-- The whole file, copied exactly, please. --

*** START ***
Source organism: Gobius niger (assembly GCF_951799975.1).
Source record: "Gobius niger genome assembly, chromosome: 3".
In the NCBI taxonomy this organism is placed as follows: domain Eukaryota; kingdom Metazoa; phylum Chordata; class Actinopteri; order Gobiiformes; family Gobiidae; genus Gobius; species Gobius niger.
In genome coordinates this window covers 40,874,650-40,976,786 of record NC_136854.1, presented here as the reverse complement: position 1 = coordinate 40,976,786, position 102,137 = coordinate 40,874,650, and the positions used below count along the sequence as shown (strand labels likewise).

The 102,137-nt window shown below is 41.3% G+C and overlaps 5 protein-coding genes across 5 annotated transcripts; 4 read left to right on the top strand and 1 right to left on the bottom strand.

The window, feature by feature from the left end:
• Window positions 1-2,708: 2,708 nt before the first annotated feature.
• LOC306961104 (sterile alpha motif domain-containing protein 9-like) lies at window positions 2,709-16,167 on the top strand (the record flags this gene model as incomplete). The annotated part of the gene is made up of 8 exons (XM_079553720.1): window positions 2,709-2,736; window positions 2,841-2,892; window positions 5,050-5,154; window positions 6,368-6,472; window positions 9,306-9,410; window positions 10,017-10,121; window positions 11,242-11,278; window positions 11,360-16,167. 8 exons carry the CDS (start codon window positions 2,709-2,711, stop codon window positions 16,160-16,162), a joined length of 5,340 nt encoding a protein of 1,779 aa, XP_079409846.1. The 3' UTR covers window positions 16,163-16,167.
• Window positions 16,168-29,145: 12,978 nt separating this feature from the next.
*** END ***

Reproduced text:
Source organism: Gobius niger (assembly GCF_951799975.1).
Source record: "Gobius niger genome assembly, chromosome: 3".
In the NCBI taxonomy this organism is placed as follows: domain Eukaryota; kingdom Metazoa; phylum Chordata; class Actinopteri; order Gobiiformes; family Gobiidae; genus Gobius; species Gobius niger.
In genome coordinates this window covers 40,874,650-40,976,786 of record NC_136854.1, presented here as the reverse complement: position 1 = coordinate 40,976,786, position 102,137 = coordinate 40,874,650, and the positions used below count along the sequence as shown (strand labels likewise).

The 102,137-nt window shown below is 41.3% G+C and overlaps 5 protein-coding genes across 5 annotated transcripts; 4 read left to right on the top strand and 1 right to left on the bottom strand.

The window, feature by feature from the left end:
• Window positions 1-2,708: 2,708 nt before the first annotated feature.
• LOC306961104 (sterile alpha motif domain-containing protein 9-like) lies at window positions 2,709-16,167 on the top strand (the record flags this gene model as incomplete). The annotated part of the gene is made up of 8 exons (XM_079553720.1): window positions 2,709-2,736; window positions 2,841-2,892; window positions 5,050-5,154; window positions 6,368-6,472; window positions 9,306-9,410; window positions 10,017-10,121; window positions 11,242-11,278; window positions 11,360-16,167. 8 exons carry the CDS (start codon window positions 2,709-2,711, stop codon window positions 16,160-16,162), a joined length of 5,340 nt encoding a protein of 1,779 aa, XP_079409846.1. The 3' UTR covers window positions 16,163-16,167.
• Window positions 16,168-29,145: 12,978 nt separating this feature from the next.